HA is a non-sulfated glycosaminoglycan distributed widely throughout connective, epithelial, and neural tissues. The average 70-kg man has roughly 15 grams of hyaluronan in his body, one-third of which is turned over (degraded and synthesised) every day.1
HA in Joints
Hyaluronan is an important component of articular cartilage, where it is present as a coat around each cell (chondrocyte). When aggrecan monomers bind to hyaluronan in the presence of link protein, large highly negatively-charged aggregates form. These aggregates imbibe water and are responsible for the resilience of cartilage (its resistance to compression). The molecular weight (size) of hyaluronan in cartilage decreases with age, but the amount increases. 2
HA in Synovial Fluid
Hyaluronic acid (HA) plays a large part in synovial fluid where it is responsible for the fluid’s viscous and elastic properties, which are essential for healthy joint function. The majority of studies have examined intra-articular injections of HA.
HA and Collagen
Polish researchers reported in vitro, HA exerts a protective effect against interleukin-1-induced inhibition of collagen biosynthesis. 3. A review from the Orthopedic Specialists of Louisiana, Shreveport, noted intra-articular HA viscosupplementation does appear to improve joint function and help relieve OA-related pain. 4 Further, it added, reduction of NSAID medication use and delayed need for surgical intervention could also mean total cost savings through the use of HA viscosupplementation. Similarly, Canadian researchers reported intraarticular HA injections can improve resting and walking pain in knee OA patients, with symptom control lasting approximately six months. 5 And the AHRQ review released in September 2007 stated results from 42 trials (n=5,843) generally showed positive effects on pain and function scores with HA viscosupplementation; however, it qualified the outcome, stating there is considerable uncertainty due to trial quality, publication bias and unclear clinical significance. 6
HA is a component of collagen in the joints and in type II collagen or collagen hydrolysate supplements. Cartilage is also an important factor in the protection of joints, and one of its key components is collagen. Chicken collagen is a popular material because it provides chondroitin, HA and type II collagen, which is a rope-shaped, fiber-like protein that gives cartilage its structural strength. Researchers from the University of Illinois College of Medicine at Chicago reviewed medical literature on collagen hydrolysate, and found orally administered collagen hydrolysate is absorbed and accumulates in cartilage. 7 Further, it appears to stimulate a significant increase in synthesis of extracellular matrix molecules by chondrocytes.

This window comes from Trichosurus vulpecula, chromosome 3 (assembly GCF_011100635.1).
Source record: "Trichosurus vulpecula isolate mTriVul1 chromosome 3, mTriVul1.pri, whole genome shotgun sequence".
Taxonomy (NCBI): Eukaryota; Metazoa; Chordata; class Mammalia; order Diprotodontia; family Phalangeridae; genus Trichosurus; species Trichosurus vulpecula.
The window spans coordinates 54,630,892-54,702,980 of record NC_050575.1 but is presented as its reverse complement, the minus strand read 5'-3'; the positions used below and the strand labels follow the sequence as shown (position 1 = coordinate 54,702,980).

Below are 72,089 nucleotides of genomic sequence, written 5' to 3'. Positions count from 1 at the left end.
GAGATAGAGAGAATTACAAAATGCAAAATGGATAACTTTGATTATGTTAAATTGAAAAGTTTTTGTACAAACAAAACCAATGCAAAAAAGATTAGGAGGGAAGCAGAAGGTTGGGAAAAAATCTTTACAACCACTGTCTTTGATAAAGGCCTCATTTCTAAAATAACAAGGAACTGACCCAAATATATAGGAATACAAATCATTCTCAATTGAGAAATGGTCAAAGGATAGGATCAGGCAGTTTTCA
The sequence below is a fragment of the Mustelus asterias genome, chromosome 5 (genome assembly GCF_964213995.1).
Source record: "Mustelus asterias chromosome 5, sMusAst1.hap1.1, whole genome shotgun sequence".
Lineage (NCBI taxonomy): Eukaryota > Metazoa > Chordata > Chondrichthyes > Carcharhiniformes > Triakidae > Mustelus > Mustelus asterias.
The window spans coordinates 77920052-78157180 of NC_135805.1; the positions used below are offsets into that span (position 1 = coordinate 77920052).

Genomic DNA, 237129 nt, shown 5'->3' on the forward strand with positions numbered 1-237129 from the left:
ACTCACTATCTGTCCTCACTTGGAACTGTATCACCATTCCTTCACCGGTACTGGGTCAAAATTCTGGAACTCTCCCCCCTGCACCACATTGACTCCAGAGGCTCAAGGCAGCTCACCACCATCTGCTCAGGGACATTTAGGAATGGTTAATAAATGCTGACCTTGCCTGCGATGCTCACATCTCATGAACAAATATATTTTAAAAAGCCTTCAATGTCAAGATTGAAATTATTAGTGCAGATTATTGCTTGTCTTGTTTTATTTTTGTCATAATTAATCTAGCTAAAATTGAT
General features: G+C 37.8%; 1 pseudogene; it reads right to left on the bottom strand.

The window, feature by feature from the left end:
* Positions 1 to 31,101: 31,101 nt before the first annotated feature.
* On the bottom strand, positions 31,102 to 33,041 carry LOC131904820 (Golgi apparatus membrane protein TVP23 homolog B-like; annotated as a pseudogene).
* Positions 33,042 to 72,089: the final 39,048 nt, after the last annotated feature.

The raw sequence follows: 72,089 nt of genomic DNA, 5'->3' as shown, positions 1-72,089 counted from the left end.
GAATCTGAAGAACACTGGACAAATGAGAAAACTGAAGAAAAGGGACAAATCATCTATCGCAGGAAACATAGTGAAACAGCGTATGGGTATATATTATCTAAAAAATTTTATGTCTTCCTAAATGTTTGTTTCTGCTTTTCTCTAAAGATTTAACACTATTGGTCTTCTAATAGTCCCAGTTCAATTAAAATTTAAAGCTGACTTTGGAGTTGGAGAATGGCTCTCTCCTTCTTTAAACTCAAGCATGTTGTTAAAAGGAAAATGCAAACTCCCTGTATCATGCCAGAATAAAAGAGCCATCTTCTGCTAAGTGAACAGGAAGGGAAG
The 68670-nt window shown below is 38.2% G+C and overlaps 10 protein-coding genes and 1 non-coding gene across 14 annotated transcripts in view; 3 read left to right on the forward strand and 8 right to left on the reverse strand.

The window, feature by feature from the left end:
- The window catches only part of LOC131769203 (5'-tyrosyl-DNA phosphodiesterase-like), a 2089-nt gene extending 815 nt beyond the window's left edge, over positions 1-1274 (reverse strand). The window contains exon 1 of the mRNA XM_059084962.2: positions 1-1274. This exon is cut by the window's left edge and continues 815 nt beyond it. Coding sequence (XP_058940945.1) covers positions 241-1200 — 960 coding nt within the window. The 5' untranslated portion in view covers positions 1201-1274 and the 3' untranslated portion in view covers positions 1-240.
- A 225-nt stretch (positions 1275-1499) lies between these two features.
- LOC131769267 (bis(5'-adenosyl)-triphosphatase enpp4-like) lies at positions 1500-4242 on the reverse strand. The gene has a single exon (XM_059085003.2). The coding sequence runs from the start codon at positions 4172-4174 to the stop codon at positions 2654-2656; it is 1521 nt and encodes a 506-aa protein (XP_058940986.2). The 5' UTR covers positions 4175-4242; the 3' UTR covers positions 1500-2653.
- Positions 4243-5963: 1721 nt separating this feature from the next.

HA in Skin
Hyaluronan is also a major component of skin, where it is involved in tissue repair. When skin is excessively exposed to UVB rays, it becomes inflamed (sunburn) and the cells in the dermis stop producing as much hyaluronan, and increase the rate of its degradation. Hyaluronan degradation products also accumulate in the skin after UV exposure. 8
1. Stern R (August 2004). "Hyaluronan catabolism: a new metabolic pathway". Eur J Cell Biol 83 (7): 317-25. PMID 15503855. Retrieved on 2007-06-12.
2. Holmes et al. (1988) Hyaluronic acid in human articular cartilage. Age-related changes in content and size. Biochem J 250:435-441.
3. Karna E et al. “Protective effect of hyaluronic acid on interleukin-1-induced deregulation of beta(1)-integrin and insulin-like growth factor-I receptor signaling and collagen biosynthesis in cultured human chondrocytes.” Mol Cell Biochem. 2007 Sep 25; [Epub ahead of print].
4. Waddell DD. “Viscosupplementation with hyaluronans for osteoarthritis of the knee: clinical efficacy and economic implications.” Drugs Aging. 2007;24(8):629-42.
5. Petrella RJ. “Hyaluronic acid for the treatment of knee osteoarthritis: long-term outcomes from a naturalistic primary care experience.” Am J Phys Med Rehabil. 2005 Apr;84(4):278-83.
6. Samson DJ et al. Op cit..
7. Bello AE, Oesser S. “Collagen hydrolysate for the treatment of osteoarthritis and other joint disorders: a review of the literature.” Curr Med Res Opin. 2006 Nov;22(11):2221-32.
8. Averbeck M et al. (2007) Differential regulation of hyaluronan metabolism in the epidermal and dermal compartments of human skin by UVB irradiation. J Invest Dermatol 127:687-697.